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|Material Type:||Document, Internet resource|
|Document Type:||Internet Resource, Computer File|
|All Authors / Contributors:||
|Notes:||Title from caption (viewed on Dec. 19, 2008).
"November 21, 2008."
|Details:||Mode of access: World Wide Web.|
|Series Title:||CQ researcher, v. 18, no. 41.|
|Other Titles:||Will the trend worsen global economic woes?|
|Responsibility:||by Sarah Glazer.|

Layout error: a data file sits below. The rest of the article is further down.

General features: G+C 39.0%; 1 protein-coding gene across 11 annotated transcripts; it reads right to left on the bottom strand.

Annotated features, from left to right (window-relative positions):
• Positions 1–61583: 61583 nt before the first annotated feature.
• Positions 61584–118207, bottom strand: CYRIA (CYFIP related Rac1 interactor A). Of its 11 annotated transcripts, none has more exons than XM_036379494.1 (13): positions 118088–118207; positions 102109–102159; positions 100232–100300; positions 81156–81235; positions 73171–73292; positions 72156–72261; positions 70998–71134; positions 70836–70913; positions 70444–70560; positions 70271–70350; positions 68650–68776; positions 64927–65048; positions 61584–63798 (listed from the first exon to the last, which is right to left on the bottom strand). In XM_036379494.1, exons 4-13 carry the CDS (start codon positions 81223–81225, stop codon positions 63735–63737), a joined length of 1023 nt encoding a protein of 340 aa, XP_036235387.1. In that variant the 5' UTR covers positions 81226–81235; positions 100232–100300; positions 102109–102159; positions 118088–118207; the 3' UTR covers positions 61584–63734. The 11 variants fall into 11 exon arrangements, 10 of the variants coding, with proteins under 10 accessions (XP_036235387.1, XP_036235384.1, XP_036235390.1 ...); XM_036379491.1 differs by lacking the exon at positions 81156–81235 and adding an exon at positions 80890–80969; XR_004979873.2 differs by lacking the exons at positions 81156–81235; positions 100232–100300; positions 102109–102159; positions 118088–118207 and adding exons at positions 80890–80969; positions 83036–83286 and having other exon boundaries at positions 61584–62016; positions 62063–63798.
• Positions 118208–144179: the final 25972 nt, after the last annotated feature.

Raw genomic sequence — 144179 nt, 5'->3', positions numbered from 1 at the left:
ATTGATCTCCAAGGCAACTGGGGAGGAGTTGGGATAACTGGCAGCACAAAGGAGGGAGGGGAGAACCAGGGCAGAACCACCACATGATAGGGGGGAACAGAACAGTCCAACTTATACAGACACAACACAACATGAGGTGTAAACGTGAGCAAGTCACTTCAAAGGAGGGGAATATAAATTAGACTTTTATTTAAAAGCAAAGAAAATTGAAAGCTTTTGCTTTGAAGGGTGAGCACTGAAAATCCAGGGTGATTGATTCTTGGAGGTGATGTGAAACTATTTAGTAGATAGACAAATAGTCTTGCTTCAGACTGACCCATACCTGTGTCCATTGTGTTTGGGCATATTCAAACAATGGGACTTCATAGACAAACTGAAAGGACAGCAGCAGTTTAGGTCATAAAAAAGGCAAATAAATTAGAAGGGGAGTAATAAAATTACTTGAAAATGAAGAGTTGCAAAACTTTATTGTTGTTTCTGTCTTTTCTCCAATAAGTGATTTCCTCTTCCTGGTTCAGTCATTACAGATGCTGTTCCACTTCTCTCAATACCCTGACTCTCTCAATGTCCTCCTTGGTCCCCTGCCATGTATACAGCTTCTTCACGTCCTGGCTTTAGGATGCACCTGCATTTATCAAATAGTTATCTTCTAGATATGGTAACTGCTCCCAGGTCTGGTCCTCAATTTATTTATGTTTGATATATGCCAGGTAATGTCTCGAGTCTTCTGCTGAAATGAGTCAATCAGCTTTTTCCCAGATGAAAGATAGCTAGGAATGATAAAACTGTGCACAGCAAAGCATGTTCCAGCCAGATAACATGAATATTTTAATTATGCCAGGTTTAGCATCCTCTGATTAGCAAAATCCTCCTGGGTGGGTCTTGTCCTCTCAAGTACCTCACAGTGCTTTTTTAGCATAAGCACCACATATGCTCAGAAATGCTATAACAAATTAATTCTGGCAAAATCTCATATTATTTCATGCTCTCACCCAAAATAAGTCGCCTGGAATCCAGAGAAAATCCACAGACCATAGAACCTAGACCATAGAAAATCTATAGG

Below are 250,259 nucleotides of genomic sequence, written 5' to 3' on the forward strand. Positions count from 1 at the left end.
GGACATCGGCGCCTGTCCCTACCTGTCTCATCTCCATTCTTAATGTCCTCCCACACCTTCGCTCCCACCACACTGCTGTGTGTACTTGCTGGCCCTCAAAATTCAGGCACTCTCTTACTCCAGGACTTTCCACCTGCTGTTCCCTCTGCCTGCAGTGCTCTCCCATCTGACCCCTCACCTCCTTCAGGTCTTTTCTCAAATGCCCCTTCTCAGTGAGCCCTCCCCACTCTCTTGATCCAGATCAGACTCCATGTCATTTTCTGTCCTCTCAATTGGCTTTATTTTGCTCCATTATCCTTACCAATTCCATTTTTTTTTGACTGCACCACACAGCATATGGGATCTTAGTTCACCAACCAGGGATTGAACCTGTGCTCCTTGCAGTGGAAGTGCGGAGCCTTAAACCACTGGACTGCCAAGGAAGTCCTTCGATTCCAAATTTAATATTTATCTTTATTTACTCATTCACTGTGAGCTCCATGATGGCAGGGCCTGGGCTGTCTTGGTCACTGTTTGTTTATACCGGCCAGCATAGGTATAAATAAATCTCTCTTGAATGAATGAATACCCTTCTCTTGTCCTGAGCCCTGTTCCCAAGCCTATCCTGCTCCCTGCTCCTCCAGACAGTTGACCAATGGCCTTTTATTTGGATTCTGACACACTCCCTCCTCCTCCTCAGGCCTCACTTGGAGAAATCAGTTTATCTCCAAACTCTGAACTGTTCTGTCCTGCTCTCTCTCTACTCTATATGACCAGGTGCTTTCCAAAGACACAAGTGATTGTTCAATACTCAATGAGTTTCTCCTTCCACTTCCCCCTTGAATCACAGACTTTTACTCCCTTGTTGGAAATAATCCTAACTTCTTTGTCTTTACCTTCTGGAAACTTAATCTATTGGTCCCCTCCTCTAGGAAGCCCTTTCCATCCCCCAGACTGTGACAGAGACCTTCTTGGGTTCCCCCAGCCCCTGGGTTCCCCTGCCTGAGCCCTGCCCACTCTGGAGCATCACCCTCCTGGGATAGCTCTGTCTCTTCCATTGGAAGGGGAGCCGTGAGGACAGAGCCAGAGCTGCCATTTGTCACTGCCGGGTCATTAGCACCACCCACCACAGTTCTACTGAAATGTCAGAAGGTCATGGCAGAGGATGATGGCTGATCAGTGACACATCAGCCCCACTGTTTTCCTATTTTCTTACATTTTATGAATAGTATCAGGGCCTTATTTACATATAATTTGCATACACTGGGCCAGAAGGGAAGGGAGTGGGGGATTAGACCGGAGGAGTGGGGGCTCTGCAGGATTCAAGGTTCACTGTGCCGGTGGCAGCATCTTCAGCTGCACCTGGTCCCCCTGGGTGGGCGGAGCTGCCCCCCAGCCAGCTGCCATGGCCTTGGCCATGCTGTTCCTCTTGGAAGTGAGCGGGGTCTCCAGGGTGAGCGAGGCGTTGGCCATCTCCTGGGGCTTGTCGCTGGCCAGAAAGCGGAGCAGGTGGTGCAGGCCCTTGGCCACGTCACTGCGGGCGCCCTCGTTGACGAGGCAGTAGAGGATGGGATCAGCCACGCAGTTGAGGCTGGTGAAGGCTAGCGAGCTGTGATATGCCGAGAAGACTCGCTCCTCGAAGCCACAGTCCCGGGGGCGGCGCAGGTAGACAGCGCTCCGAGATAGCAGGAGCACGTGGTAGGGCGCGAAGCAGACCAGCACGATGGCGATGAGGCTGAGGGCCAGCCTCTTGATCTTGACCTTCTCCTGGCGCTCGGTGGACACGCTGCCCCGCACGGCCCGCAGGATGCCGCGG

Nations around the globe worry that low or falling birthrates will cause severe economic problems, including shortages of workers to pay into social security systems to support growing numbers of retirees. While the coming retirement of American baby boomers engenders concern, the United States is exceptional among major industrialized Western nations because its birthrate produces enough children to maintain the population as elderly people die. Most of Europe as well as Japan and China are well below population replacement levels. The current global economic downturn could worsen the situation by forcing young couples to postpone having children until the economy improves. Meanwhile, governments are casting about for solutions, such as cutting spending on the elderly, requiring workers to stay on the job longer before drawing benefits and offering cash bonuses to families to encourage them to have more children.
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